Thus the transformation frequency and colony size results show that sequences within the enhancer partially or completely suppress the negative effects of deletions Δ4-Δ14 on the plasmid origin activity of core ars3002. The simplest explanation of this observation is that sequences within the enhancer-in combination with other core sequences-are partially or fully competent to carry out each of the replication functions mediated by each of the ~50-bp regions within the core. Note that the enhancer must work in combination with the core, because the enhancer by itself has no plasmid origin activity .
The results in Fig. 3a also indicate that there is considerable sequence redundancy within the enhancer itself. None of the ~50-bp deletions within the enhancer (Δ16-Δ22) reduces transformation frequency. Therefore none of these regions is uniquely essential for enhancer activity. However, some of the deletions (Δ16-Δ20) moderately reduce colony size, indicating that each of the corresponding regions (16-20) makes a modest unique contribution to enhancer activity.
Comparison of colony size measurements with plasmid retention rate measurements
In Fig. 3a we used both transformation frequency and colony size to evaluate plasmid origin activity. Transformation frequency is the standard assay for plasmid origin activity in S. pombe [9, 12, 13]. Colony size measurement is usually more reproducible than transformation frequency measurement (compare the error bar sizes in Fig. 3a), but colony size measurement is a newer assay and not yet so widely used [7, 11, 12]. Furthermore, the results obtained with the two assays are not identical. Two of the mutants studied in Fig. 3a (Δ19 and Δ20) produce elevated transformation frequencies combined with slightly reduced colony sizes. Other mutants (Δ11-Δ14, Δ16) yield normal transformation frequencies and significantly reduced colony sizes. Only in the cases of Δ10 and core ars3002 are transformation frequency and colony size simultaneously reduced.
For these reasons, it seemed important to check the validity of colony size measurement by comparing it to an alternative well-established indicator of plasmid origin activity-plasmid retention rate under selective conditions (reviewed in ). Plasmid retention rate is the proportion of cells containing plasmid during exponential growth in selective medium. To simplify our measurements, we divided the mutants into three groups based on the relative colony size data in Fig. 3a. The mutants in group C (Δ10, Δ13 and Δ14) generated the smallest colonies (20-38 % of the area of those generated by the control, which was intact extended ars3002). The mutants in group B (Δ7, Δ11, Δ12, Δ16-Δ20) produced larger colonies (50-79 % of control). The rest of the mutants were in group A (colony size >80 % of control). Then we selected three mutants from each group and tested plasmid retention rate in selective medium for two to five independent transformants for each of the selected mutants.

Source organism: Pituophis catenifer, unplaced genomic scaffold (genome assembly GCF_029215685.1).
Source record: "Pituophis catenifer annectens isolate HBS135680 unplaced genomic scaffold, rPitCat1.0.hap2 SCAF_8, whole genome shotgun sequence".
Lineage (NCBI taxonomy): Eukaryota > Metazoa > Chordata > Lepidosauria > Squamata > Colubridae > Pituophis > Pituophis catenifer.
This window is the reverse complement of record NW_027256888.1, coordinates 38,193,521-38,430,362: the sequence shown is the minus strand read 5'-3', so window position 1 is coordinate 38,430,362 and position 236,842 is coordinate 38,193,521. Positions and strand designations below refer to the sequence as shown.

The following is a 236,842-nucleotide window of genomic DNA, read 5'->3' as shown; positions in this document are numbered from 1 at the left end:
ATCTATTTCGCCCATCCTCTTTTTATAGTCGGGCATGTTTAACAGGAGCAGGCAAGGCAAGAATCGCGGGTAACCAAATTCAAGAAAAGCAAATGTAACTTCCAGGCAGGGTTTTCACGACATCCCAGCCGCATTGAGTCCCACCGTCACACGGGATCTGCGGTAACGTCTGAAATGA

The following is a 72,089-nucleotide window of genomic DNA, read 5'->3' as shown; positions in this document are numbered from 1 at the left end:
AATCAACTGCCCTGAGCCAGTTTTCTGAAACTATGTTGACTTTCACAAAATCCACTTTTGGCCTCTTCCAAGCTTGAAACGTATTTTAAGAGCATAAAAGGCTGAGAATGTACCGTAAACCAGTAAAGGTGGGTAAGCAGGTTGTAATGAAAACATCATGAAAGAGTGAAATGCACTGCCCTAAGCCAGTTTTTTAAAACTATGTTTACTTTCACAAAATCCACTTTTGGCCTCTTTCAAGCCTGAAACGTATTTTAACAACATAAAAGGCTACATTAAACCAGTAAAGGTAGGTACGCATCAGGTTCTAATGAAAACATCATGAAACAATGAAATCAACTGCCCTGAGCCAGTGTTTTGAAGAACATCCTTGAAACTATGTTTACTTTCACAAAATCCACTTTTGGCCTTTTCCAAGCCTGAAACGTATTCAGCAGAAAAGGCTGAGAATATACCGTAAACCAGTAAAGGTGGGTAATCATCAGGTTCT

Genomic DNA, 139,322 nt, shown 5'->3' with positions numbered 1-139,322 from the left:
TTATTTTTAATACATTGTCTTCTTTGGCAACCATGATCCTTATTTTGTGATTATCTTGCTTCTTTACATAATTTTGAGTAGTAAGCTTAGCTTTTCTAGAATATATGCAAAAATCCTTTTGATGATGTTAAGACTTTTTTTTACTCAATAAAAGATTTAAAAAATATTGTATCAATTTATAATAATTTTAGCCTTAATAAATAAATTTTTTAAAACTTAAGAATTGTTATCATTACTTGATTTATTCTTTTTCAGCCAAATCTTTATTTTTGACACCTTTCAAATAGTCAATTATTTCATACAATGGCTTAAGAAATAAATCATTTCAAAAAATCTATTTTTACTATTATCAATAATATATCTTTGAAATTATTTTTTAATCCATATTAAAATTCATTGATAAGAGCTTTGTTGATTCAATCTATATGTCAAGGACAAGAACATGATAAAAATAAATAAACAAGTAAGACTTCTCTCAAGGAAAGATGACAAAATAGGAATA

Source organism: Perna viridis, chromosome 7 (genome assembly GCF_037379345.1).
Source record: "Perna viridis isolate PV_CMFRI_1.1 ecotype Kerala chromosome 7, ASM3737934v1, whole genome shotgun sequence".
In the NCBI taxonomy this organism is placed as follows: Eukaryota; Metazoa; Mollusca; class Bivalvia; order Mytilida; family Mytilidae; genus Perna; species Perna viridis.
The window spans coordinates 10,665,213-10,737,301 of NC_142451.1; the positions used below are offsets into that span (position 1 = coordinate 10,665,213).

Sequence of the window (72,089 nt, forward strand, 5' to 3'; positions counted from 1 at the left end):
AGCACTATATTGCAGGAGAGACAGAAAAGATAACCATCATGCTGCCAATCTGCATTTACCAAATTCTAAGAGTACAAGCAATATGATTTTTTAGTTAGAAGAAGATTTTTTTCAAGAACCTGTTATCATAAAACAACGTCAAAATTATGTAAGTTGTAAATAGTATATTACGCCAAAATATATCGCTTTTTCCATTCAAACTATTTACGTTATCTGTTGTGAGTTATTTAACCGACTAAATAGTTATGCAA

Our results reveal a correlation between colony size (panels on the left side of Fig. 4; see also the relevant gold bars in Fig. 3a) and plasmid retention rate (right column in Fig. 4). The plasmid retention rates of the 3 tested mutants in group A (largest colonies) are 60-70%, for group B (medium-size colonies) they are 38-65%, and for group C (smallest colonies) they are 17-29%. This correlation suggests that colony size measurement provides a valid assay of plasmid origin activity in fission yeast. Note, however, that none of the tested group A mutants had a plasmid retention rate as high as that of extended ars3002 (98%), despite the fact that both their transformation frequencies and their colony sizes were equal to or slightly greater than those of extended ars3002 (Fig. 3a). We do not have an explanation for this discrepancy. It is possible that plasmid retention rate is more sensitive than colony size or transformation frequency to small differences in the plasmid origin activity of highly efficient replication origins. We also do not have an explanation for the fact that the Δ7 mutation led to colony sizes in the medium (group B) range but plasmid retention rates in the higher (group A) range (Fig. 4).
In the case of origins of somewhat lower (but still high) replication efficiencies, these and previous results [7, 11] suggest to us that colony size may be a more sensitive indicator of plasmid origin activity than is transformation frequency. These results also suggest that transformation frequency may be a good indicator of plasmid origin activity only when replication efficiency is relatively low. Consider, for example, deletions Δ11-Δ14. In Fig. 3a, where the effects of these deletions were measured in the context of extended ars3002 (with enhancer; efficient replication), these deletions had no effect on transformation frequency but did reduce colony size. Fig. 3b shows that when these same deletions were assayed in the absence of the enhancer (so overall replication efficiency was much lower), each deletion significantly reduced transformation frequency . Qualitative results presented in our previous publication  showed that each deletion also reduced colony size. Thus colony size and transformation frequency measurements seem to vary together when replication efficiency is sufficiently low.
Effects of larger deletions on enhancer activty
Because deletions of stretches of ~50 bp within the enhancer had no effects on transformation frequency and only mild effects on colony size (Fig. 3a), we also tested ~100-bp deletions (double deletions of adjacent ~50-bp stretches, Fig. 5a) and ~150-bp deletions (triple deletions of adjacent ~50-bp stretches; Fig. 5b) in the enhancer region.